Any spare moment he gets, Jordan MacKenzie spends in the mountains around Vancouver. An avid hiker, rock climber, and skier, he’s witnessed up close the human impact on the wild places he loves: backcountry trails strewn with plastic, campsites left littered with waste. It’s a close-to-home glimpse of a staggering problem. The World Economic Forum estimates that we produce about 400 million tons of plastic waste globally each year. “That drives me nuts,” MacKenzie says.
What if we could eliminate single-use plastic altogether? It’s a question at the heart of Bioform Technologies, the business MacKenzie co-founded with UBC professor Mark Martinez to create a 100 per cent bio-based alternative to single-use plastic. Their patented biomaterial is inspired by spider silk and transforms wood fibre and kelp into a new kind of tissue that behaves like a sustainable version of plastic. Think compostable food packaging, water bottles, and cutlery. BioForm even makes their own mulch film, a replacement for the plastic sheets farmers use to protect crops. At the end of the season, instead of disposing of yards of plastic, farmers can simply plough the BioForm sheets back into the ground to nourish the soil.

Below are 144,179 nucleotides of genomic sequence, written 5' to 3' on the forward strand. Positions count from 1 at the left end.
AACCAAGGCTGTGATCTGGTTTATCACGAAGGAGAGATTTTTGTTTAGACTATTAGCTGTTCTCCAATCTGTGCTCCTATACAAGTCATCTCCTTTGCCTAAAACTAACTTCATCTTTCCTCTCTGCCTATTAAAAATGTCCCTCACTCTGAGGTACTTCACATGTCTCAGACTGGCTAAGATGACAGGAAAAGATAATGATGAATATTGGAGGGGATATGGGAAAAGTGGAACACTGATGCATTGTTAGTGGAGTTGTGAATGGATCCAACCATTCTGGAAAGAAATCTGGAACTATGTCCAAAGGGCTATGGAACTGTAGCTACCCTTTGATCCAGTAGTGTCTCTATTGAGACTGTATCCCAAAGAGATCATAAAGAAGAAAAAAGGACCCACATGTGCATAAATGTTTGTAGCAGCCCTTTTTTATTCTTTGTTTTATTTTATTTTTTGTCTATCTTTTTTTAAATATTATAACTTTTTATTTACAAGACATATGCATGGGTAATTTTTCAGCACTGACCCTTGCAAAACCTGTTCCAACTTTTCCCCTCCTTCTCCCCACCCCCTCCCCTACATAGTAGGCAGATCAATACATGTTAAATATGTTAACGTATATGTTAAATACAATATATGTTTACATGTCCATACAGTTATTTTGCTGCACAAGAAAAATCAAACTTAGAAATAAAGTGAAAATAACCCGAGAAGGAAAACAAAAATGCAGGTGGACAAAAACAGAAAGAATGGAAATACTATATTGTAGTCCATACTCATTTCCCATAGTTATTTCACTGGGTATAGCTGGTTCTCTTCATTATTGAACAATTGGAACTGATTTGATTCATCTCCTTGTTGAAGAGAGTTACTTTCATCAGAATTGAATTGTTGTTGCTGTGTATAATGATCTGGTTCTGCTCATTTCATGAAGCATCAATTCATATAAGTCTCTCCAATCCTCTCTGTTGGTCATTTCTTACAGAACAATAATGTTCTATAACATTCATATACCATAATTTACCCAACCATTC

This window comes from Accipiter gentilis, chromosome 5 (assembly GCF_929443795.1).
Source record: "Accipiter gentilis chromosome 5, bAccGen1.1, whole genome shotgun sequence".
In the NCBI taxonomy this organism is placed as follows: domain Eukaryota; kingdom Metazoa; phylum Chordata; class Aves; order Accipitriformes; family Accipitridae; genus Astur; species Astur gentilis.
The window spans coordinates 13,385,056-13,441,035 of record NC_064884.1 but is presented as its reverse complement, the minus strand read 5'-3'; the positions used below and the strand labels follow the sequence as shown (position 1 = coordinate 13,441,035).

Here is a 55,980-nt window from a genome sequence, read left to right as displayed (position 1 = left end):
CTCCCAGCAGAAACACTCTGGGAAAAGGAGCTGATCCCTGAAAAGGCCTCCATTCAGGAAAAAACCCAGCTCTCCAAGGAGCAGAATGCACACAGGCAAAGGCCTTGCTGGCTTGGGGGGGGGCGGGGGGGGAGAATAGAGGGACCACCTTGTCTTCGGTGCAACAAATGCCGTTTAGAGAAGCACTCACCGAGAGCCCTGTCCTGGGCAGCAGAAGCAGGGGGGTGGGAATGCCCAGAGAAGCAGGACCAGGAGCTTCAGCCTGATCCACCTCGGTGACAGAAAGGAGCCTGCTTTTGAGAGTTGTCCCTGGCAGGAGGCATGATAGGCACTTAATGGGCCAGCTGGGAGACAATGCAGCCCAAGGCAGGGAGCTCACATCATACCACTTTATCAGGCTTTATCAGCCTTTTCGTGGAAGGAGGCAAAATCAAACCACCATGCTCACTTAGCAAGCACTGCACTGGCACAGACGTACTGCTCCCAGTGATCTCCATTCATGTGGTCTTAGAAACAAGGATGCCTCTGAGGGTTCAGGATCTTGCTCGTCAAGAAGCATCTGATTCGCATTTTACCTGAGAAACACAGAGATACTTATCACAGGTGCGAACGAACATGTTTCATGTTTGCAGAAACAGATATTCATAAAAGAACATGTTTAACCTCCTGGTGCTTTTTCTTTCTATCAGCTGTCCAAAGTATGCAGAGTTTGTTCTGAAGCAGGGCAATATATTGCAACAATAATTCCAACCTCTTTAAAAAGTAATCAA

MacKenzie’s vision for sustainability encompasses both the environmental and the economic. Most biomaterials are 3D-printed, a time-consuming process that also makes them expensive for consumers. So BioForm dreamed up a faster, cheaper process: “We wanted to run this as something as big and fast as an oil pipeline,” MacKenzie says. The solution lay in an old but efficient technology: Paper-making machines, adapted to “print” their signature wood and kelp blend. It’s a move rich in possibilities for Canadian rural economies. MacKenzie dreams of revitalizing towns where paper-making machines often sit idle today: “I really want to train personnel to start using this classical technology to produce a new product,” he says.
MacKenzie’s vision is big, but it took some time to get there. He and his teammates didn’t immediately realize just how transformative their new biomaterial could be. It was only through consultations with entrepreneurship@UBC that they realized the magnitude of what they had created – a real alternative to single-use plastics. The team’s original product was biomaterial tubing to help reduce medical waste from procedures such as dialysis or the use of IV drips. (The tubing also helped mitigate blood clots – nothing to sniff at, but no solution to a global environmental crisis, either.) To test the tubing’s properties, the lab workers were their own guinea pigs: “I think I donated blood a half-dozen times,” MacKenzie recalls. Ultimately, the tubing took a back seat – agriculture and consumer packaging offered more impactful ways to combat plastic waste – but with a team willing to literally give blood in the name of innovation, it’s little wonder they’ve found success.